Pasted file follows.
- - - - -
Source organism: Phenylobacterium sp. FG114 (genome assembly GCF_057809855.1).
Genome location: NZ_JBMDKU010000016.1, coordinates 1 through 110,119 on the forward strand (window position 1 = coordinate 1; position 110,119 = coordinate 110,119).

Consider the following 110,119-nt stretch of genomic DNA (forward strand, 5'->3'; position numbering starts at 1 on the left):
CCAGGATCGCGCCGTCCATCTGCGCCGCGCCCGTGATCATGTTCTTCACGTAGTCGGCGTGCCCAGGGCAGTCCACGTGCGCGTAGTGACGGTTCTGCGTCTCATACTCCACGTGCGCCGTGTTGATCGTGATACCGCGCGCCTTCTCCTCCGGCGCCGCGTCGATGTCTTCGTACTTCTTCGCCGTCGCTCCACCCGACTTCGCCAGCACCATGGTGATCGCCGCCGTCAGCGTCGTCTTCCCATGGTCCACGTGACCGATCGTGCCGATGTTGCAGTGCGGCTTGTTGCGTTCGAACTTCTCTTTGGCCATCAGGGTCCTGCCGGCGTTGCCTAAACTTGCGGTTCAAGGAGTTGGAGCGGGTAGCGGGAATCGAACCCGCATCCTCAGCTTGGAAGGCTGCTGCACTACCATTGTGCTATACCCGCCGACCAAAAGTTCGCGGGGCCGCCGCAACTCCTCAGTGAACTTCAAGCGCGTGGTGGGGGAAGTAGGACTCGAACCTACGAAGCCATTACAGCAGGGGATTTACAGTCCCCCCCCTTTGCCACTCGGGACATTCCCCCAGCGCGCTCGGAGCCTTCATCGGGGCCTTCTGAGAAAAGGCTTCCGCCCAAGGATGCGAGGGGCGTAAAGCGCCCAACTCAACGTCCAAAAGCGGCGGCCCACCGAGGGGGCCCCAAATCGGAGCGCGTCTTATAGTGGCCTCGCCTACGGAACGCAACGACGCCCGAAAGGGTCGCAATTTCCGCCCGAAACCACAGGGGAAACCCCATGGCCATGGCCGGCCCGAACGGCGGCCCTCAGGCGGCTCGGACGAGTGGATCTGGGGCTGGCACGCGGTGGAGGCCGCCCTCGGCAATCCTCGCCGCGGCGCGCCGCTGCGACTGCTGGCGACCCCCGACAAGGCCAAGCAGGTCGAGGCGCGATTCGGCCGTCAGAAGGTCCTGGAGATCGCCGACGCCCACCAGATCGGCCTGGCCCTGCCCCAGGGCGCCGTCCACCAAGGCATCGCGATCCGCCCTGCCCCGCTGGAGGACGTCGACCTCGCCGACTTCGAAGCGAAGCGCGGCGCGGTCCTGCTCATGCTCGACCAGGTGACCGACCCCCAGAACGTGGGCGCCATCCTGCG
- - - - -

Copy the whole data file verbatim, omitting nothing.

Source organism: Phenylobacterium sp. FG114 (genome assembly GCF_057809855.1).
Genome location: NZ_JBMDKU010000016.1, coordinates 1 through 110,119 on the forward strand (window position 1 = coordinate 1; position 110,119 = coordinate 110,119).

Consider the following 110,119-nt stretch of genomic DNA (forward strand, 5'->3'; position numbering starts at 1 on the left):
CCAGGATCGCGCCGTCCATCTGCGCCGCGCCCGTGATCATGTTCTTCACGTAGTCGGCGTGCCCAGGGCAGTCCACGTGCGCGTAGTGACGGTTCTGCGTCTCATACTCCACGTGCGCCGTGTTGATCGTGATACCGCGCGCCTTCTCCTCCGGCGCCGCGTCGATGTCTTCGTACTTCTTCGCCGTCGCTCCACCCGACTTCGCCAGCACCATGGTGATCGCCGCCGTCAGCGTCGTCTTCCCATGGTCCACGTGACCGATCGTGCCGATGTTGCAGTGCGGCTTGTTGCGTTCGAACTTCTCTTTGGCCATCAGGGTCCTGCCGGCGTTGCCTAAACTTGCGGTTCAAGGAGTTGGAGCGGGTAGCGGGAATCGAACCCGCATCCTCAGCTTGGAAGGCTGCTGCACTACCATTGTGCTATACCCGCCGACCAAAAGTTCGCGGGGCCGCCGCAACTCCTCAGTGAACTTCAAGCGCGTGGTGGGGGAAGTAGGACTCGAACCTACGAAGCCATTACAGCAGGGGATTTACAGTCCCCCCCCTTTGCCACTCGGGACATTCCCCCAGCGCGCTCGGAGCCTTCATCGGGGCCTTCTGAGAAAAGGCTTCCGCCCAAGGATGCGAGGGGCGTAAAGCGCCCAACTCAACGTCCAAAAGCGGCGGCCCACCGAGGGGGCCCCAAATCGGAGCGCGTCTTATAGTGGCCTCGCCTACGGAACGCAACGACGCCCGAAAGGGTCGCAATTTCCGCCCGAAACCACAGGGGAAACCCCATGGCCATGGCCGGCCCGAACGGCGGCCCTCAGGCGGCTCGGACGAGTGGATCTGGGGCTGGCACGCGGTGGAGGCCGCCCTCGGCAATCCTCGCCGCGGCGCGCCGCTGCGACTGCTGGCGACCCCCGACAAGGCCAAGCAGGTCGAGGCGCGATTCGGCCGTCAGAAGGTCCTGGAGATCGCCGACGCCCACCAGATCGGCCTGGCCCTGCCCCAGGGCGCCGTCCACCAAGGCATCGCGATCCGCCCTGCCCCGCTGGAGGACGTCGACCTCGCCGACTTCGAAGCGAAGCGCGGCGCGGTCCTGCTCATGCTCGACCAGGTGACCGACCCCCAGAACGTGGGCGCCATCCTGCG